Consumer panels are groups of everyday people like your buyers. They’re good for acceptability tests when you want to know if your target audience will accept a new product or changes to an old favourite.

 
 
3. You need to choose the right place

When you picture sensory testing, you might imagine scientists in white coats in a super clean lab. While labs are common because they help keep tests consistent and fair, testing can happen in many other places, like homes and restaurants, too.

duotone (40)

LAB TESTING

In a lab, or what's called a central location test (CLT), everything is controlled. The room's colour, the noise level, even how the product is given to people—it's all carefully managed. This makes sure nothing, but the product influences what people think about it. For example, the same coffee might seem different if it's served in cups of different colours, but in a lab, we avoid that by making everything else the same.

TAKING IT TO THE REAL WORLD

Sending a product home with people lets us see how it does in the real world—does the packaging work when it’s actually used in a kitchen? Does the product still appeal after a few days? This type of test, known as in-home usage testing (IHUT), gives us insights that lab settings can’t.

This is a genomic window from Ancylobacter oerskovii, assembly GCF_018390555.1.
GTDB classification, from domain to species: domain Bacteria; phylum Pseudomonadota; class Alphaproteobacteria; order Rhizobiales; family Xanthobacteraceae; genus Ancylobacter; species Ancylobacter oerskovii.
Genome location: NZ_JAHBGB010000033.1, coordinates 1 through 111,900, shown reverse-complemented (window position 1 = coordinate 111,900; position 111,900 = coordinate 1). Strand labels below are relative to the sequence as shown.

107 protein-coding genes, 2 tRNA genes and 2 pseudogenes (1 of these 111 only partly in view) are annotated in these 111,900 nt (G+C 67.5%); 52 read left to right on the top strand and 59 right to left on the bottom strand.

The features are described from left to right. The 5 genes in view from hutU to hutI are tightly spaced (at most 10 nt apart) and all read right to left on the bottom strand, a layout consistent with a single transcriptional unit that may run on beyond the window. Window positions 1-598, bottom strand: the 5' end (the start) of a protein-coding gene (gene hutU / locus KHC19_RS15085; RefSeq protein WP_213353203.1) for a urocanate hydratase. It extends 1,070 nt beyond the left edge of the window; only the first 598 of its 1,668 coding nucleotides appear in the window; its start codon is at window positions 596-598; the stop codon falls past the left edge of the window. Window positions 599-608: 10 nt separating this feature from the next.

WHY THE SETTING MATTERS 

The choice between a lab and real-life testing depends on what you need to know. Labs are great for detailed feedback on the product itself, while real-life tests show how the product fits into everyday life. Both methods are valuable, and switching up where and how you test can give you a full picture of how your product will do out there in the real world.

 

4. Timing is everything

Waiting until the end of the product development process, after investing time and effort into a new concept or packaging, can be risky.

duotone (41)-1

THE VALUE OF EARLY SENSORY INSIGHTS

Bringing sensory research in earlier can make a huge difference. It's not just about confirming that a concept is ready for the market. It's about shaping the product from the ground up to make sure the concept you're excited about is something consumers will love, too. Early testing, whether it's a quick check-in with consumers or more in-depth qualitative research, helps match the product with consumer expectations right from the start.

MAKING ADJUSTMENTS ALONG THE WAY

You can use sensory research to co-create with consumers, adjusting formulations early on. It’s more effective to refine as you go rather than discover issues too late in the process. Early sensory input ensures that both the product and its market proposition are aligned, which is crucial for long-term success and repeat purchases.